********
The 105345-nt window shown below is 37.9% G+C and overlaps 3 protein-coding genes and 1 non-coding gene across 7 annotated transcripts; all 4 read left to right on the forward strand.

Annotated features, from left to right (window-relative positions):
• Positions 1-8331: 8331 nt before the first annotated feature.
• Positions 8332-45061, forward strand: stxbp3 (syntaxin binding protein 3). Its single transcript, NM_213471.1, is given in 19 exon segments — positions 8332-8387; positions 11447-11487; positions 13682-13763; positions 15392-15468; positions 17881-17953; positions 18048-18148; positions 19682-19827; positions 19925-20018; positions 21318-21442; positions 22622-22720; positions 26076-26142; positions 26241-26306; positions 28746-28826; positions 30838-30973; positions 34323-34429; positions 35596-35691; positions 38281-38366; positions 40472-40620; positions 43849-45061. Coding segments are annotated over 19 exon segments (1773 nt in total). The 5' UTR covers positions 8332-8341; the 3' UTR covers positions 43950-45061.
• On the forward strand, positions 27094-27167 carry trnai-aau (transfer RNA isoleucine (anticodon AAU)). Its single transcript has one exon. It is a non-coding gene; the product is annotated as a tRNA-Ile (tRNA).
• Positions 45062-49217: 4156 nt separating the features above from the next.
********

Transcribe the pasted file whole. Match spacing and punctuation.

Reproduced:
The 105345-nt window shown below is 37.9% G+C and overlaps 3 protein-coding genes and 1 non-coding gene across 7 annotated transcripts; all 4 read left to right on the forward strand.

Annotated features, from left to right (window-relative positions):
• Positions 1-8331: 8331 nt before the first annotated feature.
• Positions 8332-45061, forward strand: stxbp3 (syntaxin binding protein 3). Its single transcript, NM_213471.1, is given in 19 exon segments — positions 8332-8387; positions 11447-11487; positions 13682-13763; positions 15392-15468; positions 17881-17953; positions 18048-18148; positions 19682-19827; positions 19925-20018; positions 21318-21442; positions 22622-22720; positions 26076-26142; positions 26241-26306; positions 28746-28826; positions 30838-30973; positions 34323-34429; positions 35596-35691; positions 38281-38366; positions 40472-40620; positions 43849-45061. Coding segments are annotated over 19 exon segments (1773 nt in total). The 5' UTR covers positions 8332-8341; the 3' UTR covers positions 43950-45061.
• On the forward strand, positions 27094-27167 carry trnai-aau (transfer RNA isoleucine (anticodon AAU)). Its single transcript has one exon. It is a non-coding gene; the product is annotated as a tRNA-Ile (tRNA).
• Positions 45062-49217: 4156 nt separating the features above from the next.